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Va. Teen Killed In I-95 Crash

Senior Was Headed To Rowing Contest

By Rebecca Dana and Amit R. Paley
Washington Post Staff Writers
Monday, October 18, 2004; Page B01

A 17-year-old senior at Alexandria's T.C. Williams High School was killed yesterday in an automobile crash on Interstate 95 while going to a rowing competition with a group of teenage friends.

Laura Lynam, described as a top student and an accomplished rower who hoped to attend Yale University next year and thought about becoming a doctor, died in the crash in the Newington area of Fairfax County.

_____Timeline_____
Accident Victims: The number of teens killed in traffic accidents has surged in recent weeks.
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Lon Anderson of AAA was online discuss the recent increase in accidents involving young drivers in the region.
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Fatal Accidents Involving Teens: Director for AAA Mid-Atlantic, Lon Anderson, discusses the recent increase in fatal traffic accidents involving teenagers.

The crash was the latest in a series of car wrecks in the Washington region involving young people.

Lynam and the others in the car were on their way to a regatta in Occoquan. None of the other girls suffered more than a minor injury.

It was the third death in a little more than a year to involve a current or former T.C. Williams rower. Schuyler H. Jones, 16, was fatally beaten in Old Town Alexandria in September 2003. The rowing community in Alexandria is close-knit, and after Jones's death, Laura Lynam's mother, Melinda, spoke to reporters on behalf of the victim. In June, a former T.C. Williams rower drowned while coaching rowers in a summer program.

Last night, a T.C. Williams parent said of Laura Lynam's death, "It's just an incredible tragedy."

The school's principal, John Porter, added, "She was just a vibrant young lady who was strong in the classroom and a strong rower, too."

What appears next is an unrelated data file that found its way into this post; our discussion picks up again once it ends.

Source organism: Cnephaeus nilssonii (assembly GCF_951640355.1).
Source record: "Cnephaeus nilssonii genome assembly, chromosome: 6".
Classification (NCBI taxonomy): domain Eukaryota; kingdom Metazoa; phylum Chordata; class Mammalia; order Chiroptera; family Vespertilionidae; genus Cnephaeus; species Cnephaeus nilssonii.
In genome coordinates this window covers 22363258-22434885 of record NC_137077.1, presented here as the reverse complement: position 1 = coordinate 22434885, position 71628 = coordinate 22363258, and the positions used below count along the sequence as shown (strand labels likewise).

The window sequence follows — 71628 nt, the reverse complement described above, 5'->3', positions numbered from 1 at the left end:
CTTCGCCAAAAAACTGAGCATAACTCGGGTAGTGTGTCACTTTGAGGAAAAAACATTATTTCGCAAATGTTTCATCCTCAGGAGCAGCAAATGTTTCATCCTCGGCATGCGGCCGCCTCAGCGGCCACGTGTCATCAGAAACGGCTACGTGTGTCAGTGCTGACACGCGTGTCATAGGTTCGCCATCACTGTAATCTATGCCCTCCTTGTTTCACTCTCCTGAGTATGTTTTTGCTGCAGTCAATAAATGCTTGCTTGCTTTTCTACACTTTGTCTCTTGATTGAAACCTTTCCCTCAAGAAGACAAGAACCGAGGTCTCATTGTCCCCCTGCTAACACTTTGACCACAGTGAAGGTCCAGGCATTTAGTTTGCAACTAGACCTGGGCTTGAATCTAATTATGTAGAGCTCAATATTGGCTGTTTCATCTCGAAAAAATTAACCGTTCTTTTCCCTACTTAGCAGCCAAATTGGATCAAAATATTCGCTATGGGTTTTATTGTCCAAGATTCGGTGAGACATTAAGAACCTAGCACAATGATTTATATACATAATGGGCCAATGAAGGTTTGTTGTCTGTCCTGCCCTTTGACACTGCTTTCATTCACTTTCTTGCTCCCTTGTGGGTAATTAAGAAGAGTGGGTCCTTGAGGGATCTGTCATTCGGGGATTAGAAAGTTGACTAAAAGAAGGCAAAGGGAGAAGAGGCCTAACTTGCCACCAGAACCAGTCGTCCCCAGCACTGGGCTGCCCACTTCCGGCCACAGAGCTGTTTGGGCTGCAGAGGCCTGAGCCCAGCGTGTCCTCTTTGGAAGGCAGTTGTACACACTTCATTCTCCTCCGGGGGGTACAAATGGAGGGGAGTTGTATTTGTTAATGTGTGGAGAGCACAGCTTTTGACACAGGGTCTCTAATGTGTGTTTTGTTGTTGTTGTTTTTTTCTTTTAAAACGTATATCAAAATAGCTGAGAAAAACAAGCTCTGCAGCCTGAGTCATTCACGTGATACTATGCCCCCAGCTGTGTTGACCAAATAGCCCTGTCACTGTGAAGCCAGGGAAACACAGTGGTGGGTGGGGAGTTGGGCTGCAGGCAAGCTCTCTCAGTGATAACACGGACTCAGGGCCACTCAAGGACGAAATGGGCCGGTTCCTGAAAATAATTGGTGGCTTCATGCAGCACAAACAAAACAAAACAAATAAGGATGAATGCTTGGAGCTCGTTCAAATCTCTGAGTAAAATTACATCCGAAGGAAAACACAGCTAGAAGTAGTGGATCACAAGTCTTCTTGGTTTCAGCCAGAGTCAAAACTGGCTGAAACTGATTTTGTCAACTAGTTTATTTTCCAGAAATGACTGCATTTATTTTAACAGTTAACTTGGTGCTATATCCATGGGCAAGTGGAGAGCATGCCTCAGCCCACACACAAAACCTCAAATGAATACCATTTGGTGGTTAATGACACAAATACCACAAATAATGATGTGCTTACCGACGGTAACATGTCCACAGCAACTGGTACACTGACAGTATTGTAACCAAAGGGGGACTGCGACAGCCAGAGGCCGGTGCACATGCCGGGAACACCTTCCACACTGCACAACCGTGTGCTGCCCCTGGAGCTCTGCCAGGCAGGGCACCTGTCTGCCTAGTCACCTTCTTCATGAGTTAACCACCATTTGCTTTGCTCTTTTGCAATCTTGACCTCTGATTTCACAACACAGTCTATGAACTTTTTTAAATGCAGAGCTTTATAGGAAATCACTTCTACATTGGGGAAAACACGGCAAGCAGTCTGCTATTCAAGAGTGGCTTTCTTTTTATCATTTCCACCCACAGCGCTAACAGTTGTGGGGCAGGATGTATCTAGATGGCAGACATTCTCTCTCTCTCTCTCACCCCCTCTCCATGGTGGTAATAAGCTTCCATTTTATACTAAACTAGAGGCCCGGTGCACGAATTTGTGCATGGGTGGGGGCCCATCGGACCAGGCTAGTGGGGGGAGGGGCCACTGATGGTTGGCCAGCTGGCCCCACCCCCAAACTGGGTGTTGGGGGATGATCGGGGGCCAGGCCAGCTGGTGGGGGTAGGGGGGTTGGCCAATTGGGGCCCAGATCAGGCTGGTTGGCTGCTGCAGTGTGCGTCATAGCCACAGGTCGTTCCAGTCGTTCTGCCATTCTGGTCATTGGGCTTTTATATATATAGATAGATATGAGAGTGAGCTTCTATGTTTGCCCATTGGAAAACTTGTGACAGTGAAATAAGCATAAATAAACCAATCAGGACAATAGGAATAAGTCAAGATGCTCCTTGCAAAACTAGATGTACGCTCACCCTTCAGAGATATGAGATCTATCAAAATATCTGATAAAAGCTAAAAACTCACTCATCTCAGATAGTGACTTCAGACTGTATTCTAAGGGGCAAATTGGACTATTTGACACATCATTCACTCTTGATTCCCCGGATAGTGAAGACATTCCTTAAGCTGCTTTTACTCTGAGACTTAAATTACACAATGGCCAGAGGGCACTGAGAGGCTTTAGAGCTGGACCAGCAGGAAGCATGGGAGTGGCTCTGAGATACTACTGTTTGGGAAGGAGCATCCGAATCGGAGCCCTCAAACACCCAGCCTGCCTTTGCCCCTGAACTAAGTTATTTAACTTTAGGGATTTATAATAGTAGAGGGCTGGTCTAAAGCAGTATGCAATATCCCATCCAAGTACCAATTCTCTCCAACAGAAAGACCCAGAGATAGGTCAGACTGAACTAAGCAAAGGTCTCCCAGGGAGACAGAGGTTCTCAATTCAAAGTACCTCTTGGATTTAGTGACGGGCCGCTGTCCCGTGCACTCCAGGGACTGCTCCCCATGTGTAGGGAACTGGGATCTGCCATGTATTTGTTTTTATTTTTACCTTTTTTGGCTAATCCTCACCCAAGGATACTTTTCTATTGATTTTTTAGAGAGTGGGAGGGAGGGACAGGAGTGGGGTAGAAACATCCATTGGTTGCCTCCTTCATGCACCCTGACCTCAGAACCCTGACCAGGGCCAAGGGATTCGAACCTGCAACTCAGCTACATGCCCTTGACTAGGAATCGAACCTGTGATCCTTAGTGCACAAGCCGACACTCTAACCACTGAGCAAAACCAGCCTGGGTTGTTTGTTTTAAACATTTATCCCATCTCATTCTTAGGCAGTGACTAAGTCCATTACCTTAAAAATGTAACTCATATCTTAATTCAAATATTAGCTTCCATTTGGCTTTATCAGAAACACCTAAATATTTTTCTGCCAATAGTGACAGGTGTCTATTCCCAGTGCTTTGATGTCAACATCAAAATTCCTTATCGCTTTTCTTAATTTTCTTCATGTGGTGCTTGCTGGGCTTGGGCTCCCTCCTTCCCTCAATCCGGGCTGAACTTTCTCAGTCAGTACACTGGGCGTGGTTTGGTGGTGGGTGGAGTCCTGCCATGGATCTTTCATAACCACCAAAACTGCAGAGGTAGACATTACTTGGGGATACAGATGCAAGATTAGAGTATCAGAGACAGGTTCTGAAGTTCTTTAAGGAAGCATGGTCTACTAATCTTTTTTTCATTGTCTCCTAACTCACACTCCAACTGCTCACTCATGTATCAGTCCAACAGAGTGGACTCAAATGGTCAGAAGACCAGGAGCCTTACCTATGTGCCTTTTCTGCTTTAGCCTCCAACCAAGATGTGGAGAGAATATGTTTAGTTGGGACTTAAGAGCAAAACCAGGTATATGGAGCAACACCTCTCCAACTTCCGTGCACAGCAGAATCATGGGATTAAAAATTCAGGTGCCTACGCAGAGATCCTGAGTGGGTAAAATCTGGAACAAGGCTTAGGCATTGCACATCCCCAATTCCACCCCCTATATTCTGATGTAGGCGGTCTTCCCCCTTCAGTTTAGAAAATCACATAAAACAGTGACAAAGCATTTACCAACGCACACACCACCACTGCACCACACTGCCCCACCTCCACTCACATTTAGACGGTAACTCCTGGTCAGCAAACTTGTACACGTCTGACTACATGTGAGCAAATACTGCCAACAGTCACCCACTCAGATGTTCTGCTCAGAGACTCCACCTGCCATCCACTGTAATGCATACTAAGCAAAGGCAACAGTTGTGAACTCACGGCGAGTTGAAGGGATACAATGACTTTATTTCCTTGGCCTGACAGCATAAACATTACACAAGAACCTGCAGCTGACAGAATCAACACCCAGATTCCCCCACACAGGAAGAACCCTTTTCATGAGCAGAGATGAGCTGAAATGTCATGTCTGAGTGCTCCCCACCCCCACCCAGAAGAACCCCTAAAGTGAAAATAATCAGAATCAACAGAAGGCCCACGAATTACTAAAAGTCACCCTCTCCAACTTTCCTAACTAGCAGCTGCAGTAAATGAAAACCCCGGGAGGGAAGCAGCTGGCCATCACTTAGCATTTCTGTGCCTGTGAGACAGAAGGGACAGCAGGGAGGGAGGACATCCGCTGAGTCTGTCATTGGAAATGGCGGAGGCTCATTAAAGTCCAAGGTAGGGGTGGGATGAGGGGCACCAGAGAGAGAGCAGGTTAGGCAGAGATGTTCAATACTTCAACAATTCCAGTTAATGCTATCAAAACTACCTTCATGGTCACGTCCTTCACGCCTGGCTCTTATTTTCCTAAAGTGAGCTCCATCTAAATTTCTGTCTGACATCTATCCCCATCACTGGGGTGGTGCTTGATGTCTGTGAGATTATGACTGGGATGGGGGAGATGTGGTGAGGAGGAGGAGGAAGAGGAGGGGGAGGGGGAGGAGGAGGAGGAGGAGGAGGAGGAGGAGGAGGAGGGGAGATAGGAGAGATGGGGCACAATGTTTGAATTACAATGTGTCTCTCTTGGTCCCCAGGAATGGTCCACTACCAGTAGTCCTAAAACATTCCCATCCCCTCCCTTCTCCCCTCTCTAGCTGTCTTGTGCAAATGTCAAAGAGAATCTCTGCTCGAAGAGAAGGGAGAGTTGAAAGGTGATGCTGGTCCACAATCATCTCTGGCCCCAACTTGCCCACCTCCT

"We're just devastated," a relative of Laura Lynam's said. "It's an awful, awful loss."

A quickly organized memorial service last night brought several hundred people to Blessed Sacrament Church in Alexandria, where friends, classmates and others hugged and sobbed.

"She's probably the most intelligent person I know," Geoff Brown, a fellow student, told a reporter after the service.

Details of the crash were not available from police last night. A dispatcher for the Virginia State Police said that there had been a fatal accident in the southbound lanes of I-95 at 9:39 a.m. just south of Backlick Road in Springfield.

The news spread quickly through Alexandria's academic and rowing communities. Porter heard about the crash within an hour and a half. He and Peter Coppelman, who was president of the school's Parent Teacher Student Association last year, gave this account:

Lynam was in a Cadillac Escalade, an SUV, with at least five other girls, headed to the rowing event. Crew is a spring sport at T.C. Williams, but crew members also row on club teams. Lynam apparently was rowing for the Old Dominion Boat Club, which has a fall competition program.

"The car made a sharp turn," said Coppelman, who added that he did not know the reason. Porter said he thought that there might have been an attempt to change lanes. The SUV went out of control and rolled over at least two times.


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